RS20L LECTIN FROM Ralstonia solanacearum



Ondřej Šulák1, Nikola Kostlánová1, Jan Adam1, Edward Mitchell2, Anne Imberty3 and Michaela Wimmerová1,4


1National Centre for Biomolecular Research  &  4Department of Biochemistry,  Masaryk University, Kotlarska 2, Brno, Czech Republic

2E.S.R.F Experiment Division, BP220, F-38043 Grenoble cedex, France

3CERMAV-CNRS, BP 53, F-38041 Grenoble cedex 09, France



Lectins are sugar-binding proteins of non-immune nature that play a role in cell agglutination or glycoconjugates precipitation. These lectins bind to sugar moieties in cell walls or membranes and thereby change the physiology of the membrane, thus cause agglutination, mitosis, or other biochemical changes in the cell.

Ralstonia solanacearum is a plant bacterial pathogen, which causes a wilt disease in several economically important agricultural crops, such as potatoes, tomatoes, peppers, eggplant, and banana.[1]

Plant and animal pathogens use protein-carbohydrate interactions in their strategy for host recognition and invasion.

Until our knowledge now, the R. solanacearum bacterium has been producing three soluble lectins. RSL (MW 9900), which exhibits sugar specifity to L-fucose [2] and partial sequence homology to mushroom Aleuria aurantia lectin AAL [3], RS-IIL (MW 11601) lectin [4] resembles PA-IIL from human pathogen Pseudomonas aeruginosa in structure and properties but differs in sugar specifity [5].  The last one is RS20L (MW 19903), which displays L-fucose and D-mannose and D-xylose binding ability.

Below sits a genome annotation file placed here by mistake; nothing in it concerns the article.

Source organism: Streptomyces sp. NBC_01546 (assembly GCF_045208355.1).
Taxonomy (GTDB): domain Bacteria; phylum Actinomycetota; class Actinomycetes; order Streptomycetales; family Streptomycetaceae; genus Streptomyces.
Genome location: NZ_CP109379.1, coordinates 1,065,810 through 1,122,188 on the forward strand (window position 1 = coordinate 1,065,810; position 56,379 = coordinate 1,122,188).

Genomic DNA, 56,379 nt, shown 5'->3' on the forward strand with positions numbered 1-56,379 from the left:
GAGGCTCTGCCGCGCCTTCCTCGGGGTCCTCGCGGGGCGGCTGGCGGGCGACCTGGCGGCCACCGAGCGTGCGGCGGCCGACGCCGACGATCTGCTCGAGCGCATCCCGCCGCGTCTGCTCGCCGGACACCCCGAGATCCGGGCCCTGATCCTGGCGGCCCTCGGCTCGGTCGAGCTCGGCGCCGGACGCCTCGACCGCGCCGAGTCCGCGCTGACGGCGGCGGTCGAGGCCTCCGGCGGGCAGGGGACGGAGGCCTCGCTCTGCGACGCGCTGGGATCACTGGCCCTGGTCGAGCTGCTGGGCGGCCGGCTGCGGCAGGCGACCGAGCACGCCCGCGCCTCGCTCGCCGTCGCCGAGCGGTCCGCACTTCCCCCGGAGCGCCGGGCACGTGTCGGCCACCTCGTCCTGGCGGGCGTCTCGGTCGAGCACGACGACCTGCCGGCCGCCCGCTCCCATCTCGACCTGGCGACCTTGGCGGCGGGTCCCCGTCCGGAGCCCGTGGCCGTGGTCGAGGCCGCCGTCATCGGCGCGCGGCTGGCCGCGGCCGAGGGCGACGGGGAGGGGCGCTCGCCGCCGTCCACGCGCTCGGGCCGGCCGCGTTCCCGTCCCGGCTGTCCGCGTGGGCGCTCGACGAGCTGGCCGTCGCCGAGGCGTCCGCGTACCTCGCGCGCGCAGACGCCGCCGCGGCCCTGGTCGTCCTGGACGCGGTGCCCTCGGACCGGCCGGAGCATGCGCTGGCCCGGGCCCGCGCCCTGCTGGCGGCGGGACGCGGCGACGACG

This presentation describes, structurally and functionally, the RS20L, a 20 kDa lectin, which has no sequence similarity to any known lectin amino acid sequence, but the solution of crystal structure showed high structural similarity to animal galectins. However it doesn’t display any sugar specificity to D-galactose.

Further functional studies using surface plasmon resonance (SPR) and isothermal titration calorimetry (ITC) allowed to define binding properties (afinity, kinetics) and thermodynamic parameters.

  1. Salanoubat,M. et al. (2002) Nature. 415 (6871), 497-502¨
  2. Kostlanova,N., Mitchell,E.P., Lortat-Jacob,H., Oscarson,S., Lahmann,M., Gilboa-Garber,N., Chambat,G. Wimmerova,M., Imberty,A. (2005) J. Biol. Chem., 280 , 27839-27849.
  3. Wimmerova,M., Mitchell,E.P., Sanchez,J.F., Gautier,C., Imberty,A., (2003) J. Biol Chem. 18;278(29):27059-67.
  4. Sudakevitz,D., Kostlánová,N., Blatman-Jan,G., Mitchell,E.P., Lerrer,B., Wimmerová,M., Katcoff,D.J. Imberty,A. and Gilboa-Garber,N. (2004) Molecular Microbiology; 52(3), 691-700
  5. Mitchell,E.P., Houles.C., Sudakevitz,D., Wimmerova,M., Gautier,C., Perez,S., Wu,A.M., Gilboa-Garber,N., Imberty,A. (2002) Nat. Struct Biol.; 9 (12), 918-921.


This work has been supported by Ministry of Education (MSM0021622413) and Grant Agency of Czech Republic (204/03/H016).